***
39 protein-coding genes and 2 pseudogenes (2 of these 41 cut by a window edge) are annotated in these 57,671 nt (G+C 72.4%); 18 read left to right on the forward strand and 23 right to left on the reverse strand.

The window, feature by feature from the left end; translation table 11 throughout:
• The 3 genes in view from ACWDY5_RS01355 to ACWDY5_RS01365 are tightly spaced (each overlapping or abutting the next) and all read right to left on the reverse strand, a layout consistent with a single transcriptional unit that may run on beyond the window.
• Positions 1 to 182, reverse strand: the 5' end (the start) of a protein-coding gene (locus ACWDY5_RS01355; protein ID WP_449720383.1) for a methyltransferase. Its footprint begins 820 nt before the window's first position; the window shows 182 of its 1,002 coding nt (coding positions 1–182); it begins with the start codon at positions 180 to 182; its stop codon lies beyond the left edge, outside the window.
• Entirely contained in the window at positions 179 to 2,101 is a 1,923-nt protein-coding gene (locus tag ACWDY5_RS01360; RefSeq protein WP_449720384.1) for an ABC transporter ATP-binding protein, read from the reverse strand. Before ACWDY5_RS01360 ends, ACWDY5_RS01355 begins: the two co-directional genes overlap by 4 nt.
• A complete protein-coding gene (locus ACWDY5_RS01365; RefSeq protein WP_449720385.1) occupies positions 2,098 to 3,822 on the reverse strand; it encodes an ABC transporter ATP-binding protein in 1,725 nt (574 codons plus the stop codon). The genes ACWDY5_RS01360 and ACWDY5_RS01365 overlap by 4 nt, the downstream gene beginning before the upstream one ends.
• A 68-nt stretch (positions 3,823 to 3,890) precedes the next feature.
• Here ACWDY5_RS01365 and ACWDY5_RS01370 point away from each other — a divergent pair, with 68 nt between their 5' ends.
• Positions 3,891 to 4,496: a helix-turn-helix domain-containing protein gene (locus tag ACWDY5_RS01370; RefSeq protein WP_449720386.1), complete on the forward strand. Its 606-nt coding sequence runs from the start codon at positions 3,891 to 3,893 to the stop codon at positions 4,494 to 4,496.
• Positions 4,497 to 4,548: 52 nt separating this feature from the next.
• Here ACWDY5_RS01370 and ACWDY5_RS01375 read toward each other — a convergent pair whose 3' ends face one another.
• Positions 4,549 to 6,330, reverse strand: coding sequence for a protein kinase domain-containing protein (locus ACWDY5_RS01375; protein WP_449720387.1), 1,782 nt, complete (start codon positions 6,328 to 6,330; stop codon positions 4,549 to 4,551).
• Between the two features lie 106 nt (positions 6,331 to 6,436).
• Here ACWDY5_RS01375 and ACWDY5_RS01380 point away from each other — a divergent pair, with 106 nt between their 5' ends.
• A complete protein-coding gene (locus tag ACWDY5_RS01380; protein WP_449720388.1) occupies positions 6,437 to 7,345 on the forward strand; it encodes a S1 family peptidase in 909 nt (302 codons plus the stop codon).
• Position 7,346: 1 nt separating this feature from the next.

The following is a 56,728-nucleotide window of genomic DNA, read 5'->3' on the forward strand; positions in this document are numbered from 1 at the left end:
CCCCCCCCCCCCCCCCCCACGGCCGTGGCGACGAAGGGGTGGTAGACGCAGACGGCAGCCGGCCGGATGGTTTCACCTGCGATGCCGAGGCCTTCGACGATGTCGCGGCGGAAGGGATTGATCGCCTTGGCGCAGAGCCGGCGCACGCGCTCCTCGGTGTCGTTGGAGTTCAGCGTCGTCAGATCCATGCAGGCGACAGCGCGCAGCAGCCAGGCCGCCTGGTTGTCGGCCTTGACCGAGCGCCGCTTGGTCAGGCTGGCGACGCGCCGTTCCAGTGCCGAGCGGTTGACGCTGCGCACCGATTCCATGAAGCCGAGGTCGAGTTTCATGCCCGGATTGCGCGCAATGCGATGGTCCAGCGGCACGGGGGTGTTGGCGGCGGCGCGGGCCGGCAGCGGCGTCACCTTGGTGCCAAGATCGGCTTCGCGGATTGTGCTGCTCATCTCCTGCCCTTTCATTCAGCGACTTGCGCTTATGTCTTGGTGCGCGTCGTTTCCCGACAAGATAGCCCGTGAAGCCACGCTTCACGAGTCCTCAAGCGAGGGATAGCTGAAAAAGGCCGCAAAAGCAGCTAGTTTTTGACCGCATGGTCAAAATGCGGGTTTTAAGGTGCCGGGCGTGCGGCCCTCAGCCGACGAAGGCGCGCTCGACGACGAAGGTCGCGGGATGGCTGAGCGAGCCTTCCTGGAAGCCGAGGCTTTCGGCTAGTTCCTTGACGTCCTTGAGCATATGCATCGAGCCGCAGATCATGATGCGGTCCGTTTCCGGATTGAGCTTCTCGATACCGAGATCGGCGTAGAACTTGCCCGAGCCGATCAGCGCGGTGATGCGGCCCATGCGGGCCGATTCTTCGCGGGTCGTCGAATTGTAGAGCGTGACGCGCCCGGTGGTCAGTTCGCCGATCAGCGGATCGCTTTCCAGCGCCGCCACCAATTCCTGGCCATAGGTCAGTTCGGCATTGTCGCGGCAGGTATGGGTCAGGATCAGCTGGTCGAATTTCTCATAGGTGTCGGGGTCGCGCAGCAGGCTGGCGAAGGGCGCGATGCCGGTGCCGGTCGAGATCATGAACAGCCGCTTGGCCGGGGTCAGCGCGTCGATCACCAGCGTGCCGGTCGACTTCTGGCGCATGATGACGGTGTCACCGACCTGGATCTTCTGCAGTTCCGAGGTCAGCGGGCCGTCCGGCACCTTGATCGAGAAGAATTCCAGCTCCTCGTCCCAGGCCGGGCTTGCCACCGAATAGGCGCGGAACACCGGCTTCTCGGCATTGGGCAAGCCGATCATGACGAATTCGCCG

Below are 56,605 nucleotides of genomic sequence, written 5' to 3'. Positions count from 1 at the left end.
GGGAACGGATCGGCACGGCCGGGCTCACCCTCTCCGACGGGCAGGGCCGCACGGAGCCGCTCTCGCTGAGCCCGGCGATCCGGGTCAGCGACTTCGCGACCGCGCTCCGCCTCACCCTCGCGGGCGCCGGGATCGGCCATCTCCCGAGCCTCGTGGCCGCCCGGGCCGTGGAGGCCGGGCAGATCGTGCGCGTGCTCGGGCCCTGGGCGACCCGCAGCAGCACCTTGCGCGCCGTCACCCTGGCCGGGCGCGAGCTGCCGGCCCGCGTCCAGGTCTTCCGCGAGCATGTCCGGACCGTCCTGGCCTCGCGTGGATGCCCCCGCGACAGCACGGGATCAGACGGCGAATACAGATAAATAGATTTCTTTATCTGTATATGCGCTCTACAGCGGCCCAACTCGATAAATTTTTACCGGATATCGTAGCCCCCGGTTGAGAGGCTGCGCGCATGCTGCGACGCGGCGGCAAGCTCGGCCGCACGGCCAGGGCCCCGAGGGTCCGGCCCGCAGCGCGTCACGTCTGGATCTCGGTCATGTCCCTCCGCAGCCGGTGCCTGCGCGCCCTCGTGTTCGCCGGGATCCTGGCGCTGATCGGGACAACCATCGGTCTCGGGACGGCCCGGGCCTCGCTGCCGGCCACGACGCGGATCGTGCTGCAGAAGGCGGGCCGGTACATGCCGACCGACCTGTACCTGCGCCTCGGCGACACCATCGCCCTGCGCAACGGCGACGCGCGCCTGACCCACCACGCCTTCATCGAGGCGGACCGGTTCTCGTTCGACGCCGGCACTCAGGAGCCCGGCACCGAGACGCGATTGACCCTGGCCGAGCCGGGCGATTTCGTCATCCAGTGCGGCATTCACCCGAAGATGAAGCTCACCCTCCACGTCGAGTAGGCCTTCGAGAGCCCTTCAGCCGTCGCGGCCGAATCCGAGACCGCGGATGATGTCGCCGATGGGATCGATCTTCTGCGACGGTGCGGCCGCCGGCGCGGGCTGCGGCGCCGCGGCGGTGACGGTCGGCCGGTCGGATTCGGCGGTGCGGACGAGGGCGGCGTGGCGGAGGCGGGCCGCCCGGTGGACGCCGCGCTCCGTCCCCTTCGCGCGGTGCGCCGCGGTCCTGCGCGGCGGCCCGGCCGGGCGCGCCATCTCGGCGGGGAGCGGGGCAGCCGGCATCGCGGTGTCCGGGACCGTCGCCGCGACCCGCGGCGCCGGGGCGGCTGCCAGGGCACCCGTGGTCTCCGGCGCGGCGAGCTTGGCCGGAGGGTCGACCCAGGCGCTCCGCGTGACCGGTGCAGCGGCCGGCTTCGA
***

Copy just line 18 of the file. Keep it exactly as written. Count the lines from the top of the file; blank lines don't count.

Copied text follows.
CCCCCCCCCCCCCCCCCCACGGCCGTGGCGACGAAGGGGTGGTAGACGCAGACGGCAGCCGGCCGGATGGTTTCACCTGCGATGCCGAGGCCTTCGACGATGTCGCGGCGGAAGGGATTGATCGCCTTGGCGCAGAGCCGGCGCACGCGCTCCTCGGTGTCGTTGGAGTTCAGCGTCGTCAGATCCATGCAGGCGACAGCGCGCAGCAGCCAGGCCGCCTGGTTGTCGGCCTTGACCGAGCGCCGCTTGGTCAGGCTGGCGACGCGCCGTTCCAGTGCCGAGCGGTTGACGCTGCGCACCGATTCCATGAAGCCGAGGTCGAGTTTCATGCCCGGATTGCGCGCAATGCGATGGTCCAGCGGCACGGGGGTGTTGGCGGCGGCGCGGGCCGGCAGCGGCGTCACCTTGGTGCCAAGATCGGCTTCGCGGATTGTGCTGCTCATCTCCTGCCCTTTCATTCAGCGACTTGCGCTTATGTCTTGGTGCGCGTCGTTTCCCGACAAGATAGCCCGTGAAGCCACGCTTCACGAGTCCTCAAGCGAGGGATAGCTGAAAAAGGCCGCAAAAGCAGCTAGTTTTTGACCGCATGGTCAAAATGCGGGTTTTAAGGTGCCGGGCGTGCGGCCCTCAGCCGACGAAGGCGCGCTCGACGACGAAGGTCGCGGGATGGCTGAGCGAGCCTTCCTGGAAGCCGAGGCTTTCGGCTAGTTCCTTGACGTCCTTGAGCATATGCATCGAGCCGCAGATCATGATGCGGTCCGTTTCCGGATTGAGCTTCTCGATACCGAGATCGGCGTAGAACTTGCCCGAGCCGATCAGCGCGGTGATGCGGCCCATGCGGGCCGATTCTTCGCGGGTCGTCGAATTGTAGAGCGTGACGCGCCCGGTGGTCAGTTCGCCGATCAGCGGATCGCTTTCCAGCGCCGCCACCAATTCCTGGCCATAGGTCAGTTCGGCATTGTCGCGGCAGGTATGGGTCAGGATCAGCTGGTCGAATTTCTCATAGGTGTCGGGGTCGCGCAGCAGGCTGGCGAAGGGCGCGATGCCGGTGCCGGTCGAGATCATGAACAGCCGCTTGGCCGGGGTCAGCGCGTCGATCACCAGCGTGCCGGTCGACTTCTGGCGCATGATGACGGTGTCACCGACCTGGATCTTCTGCAGTTCCGAGGTCAGCGGGCCGTCCGGCACCTTGATCGAGAAGAATTCCAGCTCCTCGTCCCAGGCCGGGCTTGCCACCGAATAGGCGCGGAACACCGGCTTCTCGGCATTGGGCAAGCCGATCATGACGAATTCGCCG